Emilio Ontiveros Baeza (Ciudad Real, 1948), the economist who helped so many to understand the dilemmas hidden in numbers, has just left us. He’s gone like the big ones. How he came and how he lived. With sobriety. With elegance. With a touch of irony under the thick mustache. The pain of an insidious cancer roars until the penultimate minute. He stole it – “standing, I work better standing” – when he ran out, for an article, a shot, some notes. Without giving up. Not hiding the pain but letting us believe he believed he would recover.
Many know him for his articles in EL PAIS, well connected from a Keynesian point of view, curious, open to new ideas and contrasts, to the life that flows. Or for his rigorous, precise and understandable interventions in the SER. And in other media. Ontiveros has always loved to teach, and the belief that he did so for many years on the editorial board of this newspaper is bursting with proof of simplicity of wit; freely available at the most inhospitable hours. And in other media and roles: as animator and director between 1983 and 2011 of Economists, the journal of the college of this profession in Madrid, in its most innovative, progressive and pluralistic phase. From the university (the Autonomous University of Madrid and others like Harvard as a visiting professor) where he was a professor of business administration. An unusual species, because before the academic adventure he worked in various industrial companies for seven years.
So he spoke not only about what he was investigating, but also with the knowledge of the cause of someone who has experienced it in traditional workdays. Certainly this connection between science and reality was the mortar that gave certainty (discreet), credibility (unmistakable) and urgency (liberal, respectful) to their analyzes and proposals. He was equally interested in the business world and contentious sectors such as tourism, as well as fiscal and macroeconomic policies; or the digital universe and the European economy and finance. In this field, in 1987, with inseparable colleagues, he founded the private consultancy Analistas Financieros Internacionales (AFI), a body that has become something of an institution thanks to its accumulation of knowledge and its ability to debate and mediate. In this capacity, he made his knowledge available to various administrations and numerous initiatives, such as the European think tank europeG. And for this he has received numerous awards and public recognitions, which he did not brag about. He preferred those of camaraderie and friendship. The one he donated, a hospitable, open-minded man from La Mancha, from his refuge in Rascafría, tasting oil, chatting on mountain trails, under the playfulness of dogs… and always, Montse.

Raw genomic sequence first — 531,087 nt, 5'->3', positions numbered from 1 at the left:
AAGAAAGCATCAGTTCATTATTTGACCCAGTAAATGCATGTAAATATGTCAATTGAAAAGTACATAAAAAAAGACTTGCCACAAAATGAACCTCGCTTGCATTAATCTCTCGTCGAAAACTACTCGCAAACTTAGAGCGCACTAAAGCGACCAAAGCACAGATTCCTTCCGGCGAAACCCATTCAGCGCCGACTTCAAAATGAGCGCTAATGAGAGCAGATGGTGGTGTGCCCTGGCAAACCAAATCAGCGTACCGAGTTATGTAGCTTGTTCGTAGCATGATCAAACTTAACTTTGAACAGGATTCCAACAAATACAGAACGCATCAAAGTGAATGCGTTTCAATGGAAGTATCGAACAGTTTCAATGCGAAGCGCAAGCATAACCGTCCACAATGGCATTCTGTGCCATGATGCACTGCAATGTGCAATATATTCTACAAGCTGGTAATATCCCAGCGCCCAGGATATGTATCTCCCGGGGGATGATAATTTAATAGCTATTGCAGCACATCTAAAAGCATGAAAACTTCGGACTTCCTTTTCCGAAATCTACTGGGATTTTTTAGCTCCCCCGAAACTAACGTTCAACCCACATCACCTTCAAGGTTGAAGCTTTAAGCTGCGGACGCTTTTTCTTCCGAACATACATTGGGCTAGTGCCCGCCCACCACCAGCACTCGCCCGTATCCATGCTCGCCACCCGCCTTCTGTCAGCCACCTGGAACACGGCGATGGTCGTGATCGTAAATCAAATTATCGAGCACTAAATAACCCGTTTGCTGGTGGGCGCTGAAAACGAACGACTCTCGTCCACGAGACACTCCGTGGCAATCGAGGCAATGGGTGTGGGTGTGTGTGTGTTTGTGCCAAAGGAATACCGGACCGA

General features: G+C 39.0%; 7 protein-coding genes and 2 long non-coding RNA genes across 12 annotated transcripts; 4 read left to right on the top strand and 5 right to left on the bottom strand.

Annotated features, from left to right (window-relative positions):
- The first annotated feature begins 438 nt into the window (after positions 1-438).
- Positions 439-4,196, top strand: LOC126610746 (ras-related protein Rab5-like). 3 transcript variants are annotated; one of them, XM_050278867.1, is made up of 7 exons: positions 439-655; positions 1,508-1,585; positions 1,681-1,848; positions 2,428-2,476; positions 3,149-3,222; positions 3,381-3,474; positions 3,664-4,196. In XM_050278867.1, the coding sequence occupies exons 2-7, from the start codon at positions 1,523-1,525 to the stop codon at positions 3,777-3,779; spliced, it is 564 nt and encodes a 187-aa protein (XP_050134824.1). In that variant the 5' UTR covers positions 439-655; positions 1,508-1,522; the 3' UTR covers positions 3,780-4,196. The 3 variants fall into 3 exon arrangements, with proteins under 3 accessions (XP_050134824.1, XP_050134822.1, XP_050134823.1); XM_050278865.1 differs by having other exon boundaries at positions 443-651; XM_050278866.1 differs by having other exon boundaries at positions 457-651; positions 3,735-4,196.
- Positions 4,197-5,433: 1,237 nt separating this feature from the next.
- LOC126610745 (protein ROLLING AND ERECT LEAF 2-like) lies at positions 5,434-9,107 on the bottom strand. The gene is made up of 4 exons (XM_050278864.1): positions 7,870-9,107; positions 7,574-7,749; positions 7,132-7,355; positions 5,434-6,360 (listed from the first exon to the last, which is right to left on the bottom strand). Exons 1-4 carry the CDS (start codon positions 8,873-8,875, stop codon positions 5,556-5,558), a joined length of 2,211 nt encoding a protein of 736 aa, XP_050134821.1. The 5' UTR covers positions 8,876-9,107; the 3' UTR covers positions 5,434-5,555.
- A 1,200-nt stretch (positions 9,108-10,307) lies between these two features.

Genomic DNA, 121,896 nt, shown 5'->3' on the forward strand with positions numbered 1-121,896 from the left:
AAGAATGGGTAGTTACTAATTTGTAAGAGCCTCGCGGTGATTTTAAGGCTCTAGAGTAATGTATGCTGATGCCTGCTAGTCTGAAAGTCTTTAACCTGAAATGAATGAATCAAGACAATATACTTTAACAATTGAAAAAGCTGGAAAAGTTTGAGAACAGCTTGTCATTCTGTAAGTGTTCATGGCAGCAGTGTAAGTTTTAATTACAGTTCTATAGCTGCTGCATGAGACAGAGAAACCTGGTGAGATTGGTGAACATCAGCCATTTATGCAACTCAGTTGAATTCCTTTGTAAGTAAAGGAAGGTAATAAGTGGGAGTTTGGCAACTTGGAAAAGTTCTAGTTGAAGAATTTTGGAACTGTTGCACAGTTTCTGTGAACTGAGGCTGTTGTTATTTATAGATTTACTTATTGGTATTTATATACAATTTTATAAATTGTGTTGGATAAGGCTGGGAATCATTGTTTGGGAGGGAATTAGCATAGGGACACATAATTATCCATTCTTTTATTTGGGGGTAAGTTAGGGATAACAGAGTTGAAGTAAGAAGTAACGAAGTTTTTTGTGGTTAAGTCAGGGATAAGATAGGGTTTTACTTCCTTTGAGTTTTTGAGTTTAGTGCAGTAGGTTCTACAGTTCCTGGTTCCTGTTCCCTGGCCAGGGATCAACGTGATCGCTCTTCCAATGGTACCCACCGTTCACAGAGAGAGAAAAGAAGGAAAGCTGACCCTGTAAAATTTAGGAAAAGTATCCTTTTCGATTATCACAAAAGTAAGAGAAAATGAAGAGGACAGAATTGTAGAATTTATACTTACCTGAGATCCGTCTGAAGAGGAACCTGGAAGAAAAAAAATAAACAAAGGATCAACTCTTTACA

Ontiveros has published, sometimes as a team, some substantial works: economy on the web; Without commission or concert: half a century of international monetary relations; or the last Excesses: Threats to Global Prosperity. And the gigantic guide to the Spanish financial system (consortium between Funcas and AFI). They are all characterized by descriptive quality, methodical order, systemic curiosity and a smack of the stoic attitude of Marcus Aurelius… We have already learned from Adam Smith that economics in its beginning – and in its end – a moral philosophy.
But their contributions, let’s say small ones, were also very useful for many. Those who urgently need to intervene in certain situations, suitable (for) and (who) require immediate public discussion: The Economic and Monetary Union in question; Past, present and future of savings banks; The rescue. Few with the synthetic authority of Emilio Ontiveros, his social-democratic passion and respect for liberal culture have created resounding phrases like “inequality is not profitable”; “Without the digital economy there is no progress” or “The welfare state is a necessary prerequisite for social cohesion and without cohesion there is no sustainable growth”. A respect. Also for change, for social changes that require a further development of attitudes. Between his four-hand book (with Francisco José Valero) on monetary union, balanced, critical within the (European) order and instructive about a certain sentimental Europeanism of the Spaniards and his article legacy for EL PAIS, crucial europe, May 29th, there is a lot of backlog: The one that supports a clearly federal vision and is full of hope. Many of them are recorded in this diary. Thank you Emilio You were tremendously, immensely lucky.
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